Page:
During its Thursday meeting, Academic Council considered changes to its master's degree program approval process put forth by the Academic Programs Committee.

The proposed resolution outlined metrics by which master’s programs can be approved and reviewed. The suggested changes follow a 51 percent growth in the total size of Duke's master's degree programs since 2004, noted Emily Bernhardt, chair of the committee and a professor of biology. The council also discussed its rules regarding faculty governance in the wake of last month’s Duke Kunshan University vote, before going into a private executive session to be briefed on cyber security updates for the University.

“These are complicated issues, but I feel that we have made pretty good progress on them,” said Edward Balleisen, vice provost for interdisciplinary studies, on the proposal regarding master’s degrees.

The master's program resolution noted that the Academic Council has raised questions in the past about the framework through which new proposals are evaluated, the process for evaluating the “quality and impact” of programs following their initial pilot phase and the impact of new degree programs on existing ones.

The resolution also focused on the “hidden cost” of programs to University resources and related departments.

Some of the proposal's recommendations pushed for degree program proposals to include specific metrics by which to evaluate their success—such as increasing diversity among faculty and students, growth of faculty and research activities and the financial health of the program and its department.

“We want to see that there is a compelling vision at the beginning, and we want to see that people stay engaged and are enthusiastic about something as it proceeds,” Bernhardt said. “These are the sorts of things that suggest that it is worth peoples’ time to be engaged. These intangibles are a big part of our conversation when we review.”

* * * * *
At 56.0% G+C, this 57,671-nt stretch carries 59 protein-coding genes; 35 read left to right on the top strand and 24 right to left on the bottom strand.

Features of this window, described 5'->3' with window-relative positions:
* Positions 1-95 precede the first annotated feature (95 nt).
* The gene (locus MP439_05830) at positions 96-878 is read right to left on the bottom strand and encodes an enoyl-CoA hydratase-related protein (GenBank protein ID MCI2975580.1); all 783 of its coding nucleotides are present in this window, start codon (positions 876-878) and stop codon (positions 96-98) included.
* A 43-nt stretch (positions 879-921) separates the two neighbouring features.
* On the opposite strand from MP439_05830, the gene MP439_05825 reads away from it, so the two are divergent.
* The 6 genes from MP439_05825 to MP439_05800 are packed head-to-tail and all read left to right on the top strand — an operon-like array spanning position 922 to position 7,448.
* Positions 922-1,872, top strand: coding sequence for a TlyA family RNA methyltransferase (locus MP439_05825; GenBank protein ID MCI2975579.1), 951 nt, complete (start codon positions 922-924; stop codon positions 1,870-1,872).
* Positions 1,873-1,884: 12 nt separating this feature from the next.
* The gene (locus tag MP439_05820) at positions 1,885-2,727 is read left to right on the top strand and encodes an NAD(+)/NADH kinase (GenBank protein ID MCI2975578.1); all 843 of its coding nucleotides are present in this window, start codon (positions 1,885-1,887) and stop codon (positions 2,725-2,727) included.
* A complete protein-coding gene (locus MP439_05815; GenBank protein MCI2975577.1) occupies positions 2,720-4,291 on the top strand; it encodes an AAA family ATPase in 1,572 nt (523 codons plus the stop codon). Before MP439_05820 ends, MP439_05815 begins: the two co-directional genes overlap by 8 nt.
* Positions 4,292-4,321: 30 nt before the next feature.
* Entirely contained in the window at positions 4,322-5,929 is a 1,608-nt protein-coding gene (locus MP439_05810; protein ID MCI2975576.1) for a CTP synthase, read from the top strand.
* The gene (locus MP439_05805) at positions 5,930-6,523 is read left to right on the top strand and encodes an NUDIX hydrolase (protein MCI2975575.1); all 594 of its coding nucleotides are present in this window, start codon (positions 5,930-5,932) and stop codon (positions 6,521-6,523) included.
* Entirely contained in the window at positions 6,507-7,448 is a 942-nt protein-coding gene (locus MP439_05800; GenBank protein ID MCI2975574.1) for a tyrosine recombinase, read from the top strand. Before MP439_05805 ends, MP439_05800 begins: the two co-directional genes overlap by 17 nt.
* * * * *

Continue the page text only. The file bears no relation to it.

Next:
Jane Richardson, James B. Duke professor of medicine and biochemistry, raised a question about the possibility of keeping up with students after they graduate in order to more fully evaluate the success of the program. Included in the resolution is a recommendation that the degree programs should include information about the employment rates of graduates on their websites for the benefit of prospective students.

Nan Jokerst, J. A. Jones distinguished professor of electrical and computer engineering and chair of the Academic Council, informed faculty that discussions would continue in the Spring.

Members of the council also debated the future of faculty governance in light of the successful development and approval of an undergraduate degree program at Duke Kunshan University last month.

Joshua Sosin, an associate professor of classical studies and member of the executive committee of Academic Council, facilitated the discussion, which ranged from mentorship of less-experienced council members to the representation of non-tenure track faculty on committees and governance bodies.

“It is critically important that all of these venues of initiating communication, discussions and proposals remain active and engaged,” Jokerst said. “That is the point of our conversation today—how to be proactive as a council in identifying and pursuing our priorities, as well as partnering with the administration, all in the spirit of rowing in the same direction to move Duke forward.”